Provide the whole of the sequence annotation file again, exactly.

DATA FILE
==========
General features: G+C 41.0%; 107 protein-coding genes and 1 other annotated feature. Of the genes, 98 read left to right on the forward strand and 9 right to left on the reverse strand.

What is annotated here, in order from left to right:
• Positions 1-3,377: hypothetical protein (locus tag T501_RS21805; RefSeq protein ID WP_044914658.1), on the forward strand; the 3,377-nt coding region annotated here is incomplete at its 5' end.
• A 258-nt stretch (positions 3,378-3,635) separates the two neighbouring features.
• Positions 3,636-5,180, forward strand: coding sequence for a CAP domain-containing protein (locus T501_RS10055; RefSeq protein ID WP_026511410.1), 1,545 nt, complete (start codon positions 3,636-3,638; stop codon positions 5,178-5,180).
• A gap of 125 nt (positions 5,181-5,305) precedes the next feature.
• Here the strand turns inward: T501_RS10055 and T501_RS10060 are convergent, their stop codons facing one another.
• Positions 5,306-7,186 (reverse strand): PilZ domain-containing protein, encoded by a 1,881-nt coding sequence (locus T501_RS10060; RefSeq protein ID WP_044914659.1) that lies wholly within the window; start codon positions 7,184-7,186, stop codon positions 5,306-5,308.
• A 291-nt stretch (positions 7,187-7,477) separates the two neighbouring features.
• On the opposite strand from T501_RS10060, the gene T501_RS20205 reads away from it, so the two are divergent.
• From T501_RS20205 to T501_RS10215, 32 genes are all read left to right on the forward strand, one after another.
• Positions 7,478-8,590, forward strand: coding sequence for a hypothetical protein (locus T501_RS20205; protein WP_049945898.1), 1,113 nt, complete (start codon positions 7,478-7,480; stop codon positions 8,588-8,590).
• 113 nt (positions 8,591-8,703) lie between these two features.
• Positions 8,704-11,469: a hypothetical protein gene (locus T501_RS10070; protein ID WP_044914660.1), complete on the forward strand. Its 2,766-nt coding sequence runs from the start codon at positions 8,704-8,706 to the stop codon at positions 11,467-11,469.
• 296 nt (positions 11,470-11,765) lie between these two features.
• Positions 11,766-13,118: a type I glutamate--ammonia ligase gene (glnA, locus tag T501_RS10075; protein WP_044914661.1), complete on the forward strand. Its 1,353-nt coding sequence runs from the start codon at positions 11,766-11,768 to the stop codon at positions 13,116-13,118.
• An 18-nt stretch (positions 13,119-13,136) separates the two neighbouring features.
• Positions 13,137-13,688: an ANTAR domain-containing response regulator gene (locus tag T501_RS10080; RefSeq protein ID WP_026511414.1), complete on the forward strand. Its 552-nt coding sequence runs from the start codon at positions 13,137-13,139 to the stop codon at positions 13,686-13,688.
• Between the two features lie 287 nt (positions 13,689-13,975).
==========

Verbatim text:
General features: G+C 41.0%; 107 protein-coding genes and 1 other annotated feature. Of the genes, 98 read left to right on the forward strand and 9 right to left on the reverse strand.

What is annotated here, in order from left to right:
• Positions 1-3,377: hypothetical protein (locus tag T501_RS21805; RefSeq protein ID WP_044914658.1), on the forward strand; the 3,377-nt coding region annotated here is incomplete at its 5' end.
• A 258-nt stretch (positions 3,378-3,635) separates the two neighbouring features.
• Positions 3,636-5,180, forward strand: coding sequence for a CAP domain-containing protein (locus T501_RS10055; RefSeq protein ID WP_026511410.1), 1,545 nt, complete (start codon positions 3,636-3,638; stop codon positions 5,178-5,180).
• A gap of 125 nt (positions 5,181-5,305) precedes the next feature.
• Here the strand turns inward: T501_RS10055 and T501_RS10060 are convergent, their stop codons facing one another.
• Positions 5,306-7,186 (reverse strand): PilZ domain-containing protein, encoded by a 1,881-nt coding sequence (locus T501_RS10060; RefSeq protein ID WP_044914659.1) that lies wholly within the window; start codon positions 7,184-7,186, stop codon positions 5,306-5,308.
• A 291-nt stretch (positions 7,187-7,477) separates the two neighbouring features.
• On the opposite strand from T501_RS10060, the gene T501_RS20205 reads away from it, so the two are divergent.
• From T501_RS20205 to T501_RS10215, 32 genes are all read left to right on the forward strand, one after another.
• Positions 7,478-8,590, forward strand: coding sequence for a hypothetical protein (locus T501_RS20205; protein WP_049945898.1), 1,113 nt, complete (start codon positions 7,478-7,480; stop codon positions 8,588-8,590).
• 113 nt (positions 8,591-8,703) lie between these two features.
• Positions 8,704-11,469: a hypothetical protein gene (locus T501_RS10070; protein ID WP_044914660.1), complete on the forward strand. Its 2,766-nt coding sequence runs from the start codon at positions 8,704-8,706 to the stop codon at positions 11,467-11,469.
• 296 nt (positions 11,470-11,765) lie between these two features.
• Positions 11,766-13,118: a type I glutamate--ammonia ligase gene (glnA, locus tag T501_RS10075; protein WP_044914661.1), complete on the forward strand. Its 1,353-nt coding sequence runs from the start codon at positions 11,766-11,768 to the stop codon at positions 13,116-13,118.
• An 18-nt stretch (positions 13,119-13,136) separates the two neighbouring features.
• Positions 13,137-13,688: an ANTAR domain-containing response regulator gene (locus tag T501_RS10080; RefSeq protein ID WP_026511414.1), complete on the forward strand. Its 552-nt coding sequence runs from the start codon at positions 13,137-13,139 to the stop codon at positions 13,686-13,688.
• Between the two features lie 287 nt (positions 13,689-13,975).